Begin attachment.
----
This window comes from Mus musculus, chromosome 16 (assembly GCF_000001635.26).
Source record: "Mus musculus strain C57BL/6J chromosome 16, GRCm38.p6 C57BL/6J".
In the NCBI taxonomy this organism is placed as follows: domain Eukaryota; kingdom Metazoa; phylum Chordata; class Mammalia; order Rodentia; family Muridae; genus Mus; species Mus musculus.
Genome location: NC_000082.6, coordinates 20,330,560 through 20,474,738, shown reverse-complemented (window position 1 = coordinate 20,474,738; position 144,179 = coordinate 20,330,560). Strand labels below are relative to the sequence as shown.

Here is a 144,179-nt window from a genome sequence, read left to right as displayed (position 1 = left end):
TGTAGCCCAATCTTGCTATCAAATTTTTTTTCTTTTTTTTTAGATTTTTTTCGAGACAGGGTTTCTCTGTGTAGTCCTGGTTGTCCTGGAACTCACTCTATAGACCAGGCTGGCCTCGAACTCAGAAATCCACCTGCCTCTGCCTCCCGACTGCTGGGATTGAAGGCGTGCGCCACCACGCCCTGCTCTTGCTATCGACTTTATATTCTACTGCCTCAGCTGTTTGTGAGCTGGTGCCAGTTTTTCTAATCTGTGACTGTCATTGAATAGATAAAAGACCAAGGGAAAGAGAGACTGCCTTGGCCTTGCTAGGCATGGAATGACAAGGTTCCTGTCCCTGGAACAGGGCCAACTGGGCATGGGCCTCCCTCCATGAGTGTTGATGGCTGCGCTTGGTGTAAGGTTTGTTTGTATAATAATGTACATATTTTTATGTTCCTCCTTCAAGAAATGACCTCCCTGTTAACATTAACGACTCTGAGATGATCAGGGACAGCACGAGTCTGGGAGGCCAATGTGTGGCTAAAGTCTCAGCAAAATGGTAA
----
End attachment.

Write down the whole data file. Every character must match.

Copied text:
This window comes from Mus musculus, chromosome 16 (assembly GCF_000001635.26).
Source record: "Mus musculus strain C57BL/6J chromosome 16, GRCm38.p6 C57BL/6J".
In the NCBI taxonomy this organism is placed as follows: domain Eukaryota; kingdom Metazoa; phylum Chordata; class Mammalia; order Rodentia; family Muridae; genus Mus; species Mus musculus.
Genome location: NC_000082.6, coordinates 20,330,560 through 20,474,738, shown reverse-complemented (window position 1 = coordinate 20,474,738; position 144,179 = coordinate 20,330,560). Strand labels below are relative to the sequence as shown.

Here is a 144,179-nt window from a genome sequence, read left to right as displayed (position 1 = left end):
TGTAGCCCAATCTTGCTATCAAATTTTTTTTCTTTTTTTTTAGATTTTTTTCGAGACAGGGTTTCTCTGTGTAGTCCTGGTTGTCCTGGAACTCACTCTATAGACCAGGCTGGCCTCGAACTCAGAAATCCACCTGCCTCTGCCTCCCGACTGCTGGGATTGAAGGCGTGCGCCACCACGCCCTGCTCTTGCTATCGACTTTATATTCTACTGCCTCAGCTGTTTGTGAGCTGGTGCCAGTTTTTCTAATCTGTGACTGTCATTGAATAGATAAAAGACCAAGGGAAAGAGAGACTGCCTTGGCCTTGCTAGGCATGGAATGACAAGGTTCCTGTCCCTGGAACAGGGCCAACTGGGCATGGGCCTCCCTCCATGAGTGTTGATGGCTGCGCTTGGTGTAAGGTTTGTTTGTATAATAATGTACATATTTTTATGTTCCTCCTTCAAGAAATGACCTCCCTGTTAACATTAACGACTCTGAGATGATCAGGGACAGCACGAGTCTGGGAGGCCAATGTGTGGCTAAAGTCTCAGCAAAATGGTAA